Surrender Charges

A surrender charge may be deducted for early partial or full encashment of units anywhere applicable as mentioned in the policy conditions.

Fund Switching Charge

Normally a limited number of fund switches may be permitted each year without charge with succeeding switches subject to a charge.

See Also: What are the Charges In a ULIP?

5 Steps To Select Right ULIP

We present a 5-step investment plans that will guide investors in the selection process and facilitate them to choose the right ULIP.

  • Understand the concept of ULIPs
  • Focus on your need and risk profile
  • Compare ULIP products from various insurance companies
  • Go for an experienced insurance advisor
  • Does your ULIP offer a minimum guarantee?

Understand the concept of ULIPs

Do as much homework as probable before investing in an ULIP. This way you will be fully attentive of what you are getting into and make an informed decision. More significantly, it will guarantee that you are not faced with any unpleasant surprises at a later stage. Our knowledge suggests that investors on most occasions fail to realise what they are getting into and unprincipled agents should get a lot of credit for the same. Collect information on ULIPs the variety of options available and understand their working. Read ULIP-related in order available on financial Web sites, newspapers and sales literature circulated by insurance companies. Our insuranceVertical will help you in finding one suitable product.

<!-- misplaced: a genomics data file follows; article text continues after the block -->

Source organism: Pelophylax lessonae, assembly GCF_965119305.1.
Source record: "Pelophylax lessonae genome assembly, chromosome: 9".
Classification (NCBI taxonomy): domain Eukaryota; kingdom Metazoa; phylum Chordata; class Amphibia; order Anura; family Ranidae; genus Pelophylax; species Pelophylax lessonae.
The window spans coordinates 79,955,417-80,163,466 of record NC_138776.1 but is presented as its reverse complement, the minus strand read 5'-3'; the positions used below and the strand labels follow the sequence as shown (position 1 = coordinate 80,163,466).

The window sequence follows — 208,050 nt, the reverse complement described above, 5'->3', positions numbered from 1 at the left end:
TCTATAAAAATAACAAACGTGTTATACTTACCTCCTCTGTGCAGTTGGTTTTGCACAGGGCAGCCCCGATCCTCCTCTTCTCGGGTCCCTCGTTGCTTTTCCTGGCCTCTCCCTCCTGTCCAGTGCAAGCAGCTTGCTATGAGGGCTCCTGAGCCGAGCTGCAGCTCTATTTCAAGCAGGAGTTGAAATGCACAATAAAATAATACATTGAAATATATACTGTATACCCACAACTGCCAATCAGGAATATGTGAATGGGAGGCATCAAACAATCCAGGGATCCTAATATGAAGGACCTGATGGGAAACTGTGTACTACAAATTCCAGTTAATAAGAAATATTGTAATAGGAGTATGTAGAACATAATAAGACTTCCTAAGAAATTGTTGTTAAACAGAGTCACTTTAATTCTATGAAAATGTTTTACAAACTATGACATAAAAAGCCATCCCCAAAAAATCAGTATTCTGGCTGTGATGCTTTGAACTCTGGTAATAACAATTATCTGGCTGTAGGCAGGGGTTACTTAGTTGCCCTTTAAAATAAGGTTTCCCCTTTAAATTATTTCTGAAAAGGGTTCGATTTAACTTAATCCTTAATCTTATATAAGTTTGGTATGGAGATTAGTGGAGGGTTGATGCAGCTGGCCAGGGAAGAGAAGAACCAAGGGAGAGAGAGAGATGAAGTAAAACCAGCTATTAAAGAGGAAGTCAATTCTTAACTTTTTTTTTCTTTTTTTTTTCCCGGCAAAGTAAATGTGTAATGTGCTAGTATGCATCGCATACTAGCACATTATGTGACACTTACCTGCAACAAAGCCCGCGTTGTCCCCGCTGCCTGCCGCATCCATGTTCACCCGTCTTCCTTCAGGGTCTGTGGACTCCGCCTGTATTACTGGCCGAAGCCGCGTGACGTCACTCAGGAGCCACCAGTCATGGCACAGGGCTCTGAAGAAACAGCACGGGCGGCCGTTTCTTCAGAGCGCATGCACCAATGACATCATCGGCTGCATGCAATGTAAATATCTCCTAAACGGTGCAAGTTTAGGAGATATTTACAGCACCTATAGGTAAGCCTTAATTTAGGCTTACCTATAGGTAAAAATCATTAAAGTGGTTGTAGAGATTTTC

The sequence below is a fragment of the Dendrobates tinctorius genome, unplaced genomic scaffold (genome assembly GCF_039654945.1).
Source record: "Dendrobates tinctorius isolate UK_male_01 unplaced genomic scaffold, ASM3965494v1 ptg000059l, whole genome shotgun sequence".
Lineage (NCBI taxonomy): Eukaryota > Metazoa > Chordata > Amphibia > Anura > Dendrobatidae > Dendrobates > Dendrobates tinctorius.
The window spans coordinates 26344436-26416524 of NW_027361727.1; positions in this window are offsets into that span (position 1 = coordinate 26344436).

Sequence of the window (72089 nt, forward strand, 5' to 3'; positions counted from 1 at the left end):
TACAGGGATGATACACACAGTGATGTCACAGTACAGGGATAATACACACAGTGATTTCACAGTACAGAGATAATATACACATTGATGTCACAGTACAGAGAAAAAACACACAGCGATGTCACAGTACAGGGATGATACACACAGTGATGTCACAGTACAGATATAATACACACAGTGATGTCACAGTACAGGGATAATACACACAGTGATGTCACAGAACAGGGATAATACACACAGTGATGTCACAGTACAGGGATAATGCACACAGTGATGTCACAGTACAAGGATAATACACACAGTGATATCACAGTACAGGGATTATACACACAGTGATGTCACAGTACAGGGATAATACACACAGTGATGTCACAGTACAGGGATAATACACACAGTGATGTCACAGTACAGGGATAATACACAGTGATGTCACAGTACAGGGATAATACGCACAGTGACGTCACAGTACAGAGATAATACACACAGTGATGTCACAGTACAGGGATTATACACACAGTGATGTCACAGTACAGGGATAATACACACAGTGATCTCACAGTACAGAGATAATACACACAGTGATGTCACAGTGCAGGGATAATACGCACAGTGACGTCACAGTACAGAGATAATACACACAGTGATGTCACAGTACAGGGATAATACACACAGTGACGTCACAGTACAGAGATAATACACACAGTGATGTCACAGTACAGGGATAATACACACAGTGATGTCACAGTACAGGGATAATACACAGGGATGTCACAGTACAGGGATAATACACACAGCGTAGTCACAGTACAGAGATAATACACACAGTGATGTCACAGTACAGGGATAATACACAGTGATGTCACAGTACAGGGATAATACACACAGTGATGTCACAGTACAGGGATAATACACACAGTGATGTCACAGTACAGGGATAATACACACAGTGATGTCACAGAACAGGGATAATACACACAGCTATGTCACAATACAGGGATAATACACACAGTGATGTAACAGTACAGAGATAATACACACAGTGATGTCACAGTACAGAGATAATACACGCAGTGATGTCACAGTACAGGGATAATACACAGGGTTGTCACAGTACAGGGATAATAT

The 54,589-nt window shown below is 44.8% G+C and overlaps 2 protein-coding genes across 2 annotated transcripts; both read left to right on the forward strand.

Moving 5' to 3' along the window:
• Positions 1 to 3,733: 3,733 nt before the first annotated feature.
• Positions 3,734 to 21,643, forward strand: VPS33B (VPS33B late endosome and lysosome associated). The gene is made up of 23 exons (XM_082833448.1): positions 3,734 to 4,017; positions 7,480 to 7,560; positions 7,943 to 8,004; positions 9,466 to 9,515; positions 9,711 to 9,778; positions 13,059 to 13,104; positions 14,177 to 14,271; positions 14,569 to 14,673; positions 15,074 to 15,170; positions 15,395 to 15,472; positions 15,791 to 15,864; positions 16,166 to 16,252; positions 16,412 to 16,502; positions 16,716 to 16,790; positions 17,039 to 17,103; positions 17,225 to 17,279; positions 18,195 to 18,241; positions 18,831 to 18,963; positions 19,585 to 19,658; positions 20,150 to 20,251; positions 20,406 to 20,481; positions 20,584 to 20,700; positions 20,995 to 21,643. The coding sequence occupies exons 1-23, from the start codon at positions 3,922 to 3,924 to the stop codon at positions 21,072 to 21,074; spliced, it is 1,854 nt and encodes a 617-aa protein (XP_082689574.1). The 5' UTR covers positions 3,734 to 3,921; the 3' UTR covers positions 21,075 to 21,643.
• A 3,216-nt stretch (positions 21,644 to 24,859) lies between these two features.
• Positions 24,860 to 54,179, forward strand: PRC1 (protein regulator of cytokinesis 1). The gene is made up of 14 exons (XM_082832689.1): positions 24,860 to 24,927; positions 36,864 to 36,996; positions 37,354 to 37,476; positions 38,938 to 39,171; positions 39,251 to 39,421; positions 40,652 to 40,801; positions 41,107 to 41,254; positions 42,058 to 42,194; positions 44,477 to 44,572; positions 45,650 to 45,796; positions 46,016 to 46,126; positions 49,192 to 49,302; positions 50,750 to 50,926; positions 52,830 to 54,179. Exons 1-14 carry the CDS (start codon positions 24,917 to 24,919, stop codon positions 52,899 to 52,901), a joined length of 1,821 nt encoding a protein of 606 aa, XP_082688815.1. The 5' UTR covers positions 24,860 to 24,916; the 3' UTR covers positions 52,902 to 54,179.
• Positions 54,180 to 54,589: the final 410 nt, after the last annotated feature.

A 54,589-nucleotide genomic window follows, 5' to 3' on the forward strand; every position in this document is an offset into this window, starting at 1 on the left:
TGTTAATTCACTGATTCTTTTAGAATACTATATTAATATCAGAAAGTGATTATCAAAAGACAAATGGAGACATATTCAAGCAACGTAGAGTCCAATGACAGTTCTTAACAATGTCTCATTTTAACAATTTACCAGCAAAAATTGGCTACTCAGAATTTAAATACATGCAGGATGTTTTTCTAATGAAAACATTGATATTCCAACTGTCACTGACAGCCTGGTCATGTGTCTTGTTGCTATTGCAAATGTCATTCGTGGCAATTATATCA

Know more about: tax planning

Focus on your need and risk profile

Identify a plan that is best suitable for you in terms of allocation of money between equity and debt instruments. Your risk appetiteshould be the deciding criterion in choosing the plan. As an effect if you have a high risk appetite, then an aggressive investment option with a higher equity constituent is likely to be more suited. Similarly your existing investment portfolio and the equity-debt allocation therein also require to be given due importance before selecting a plan. Opting for a plan that is unbalanced in favor ofequities only with the purpose of clocking attractive returns can and does spell disaster in most cases.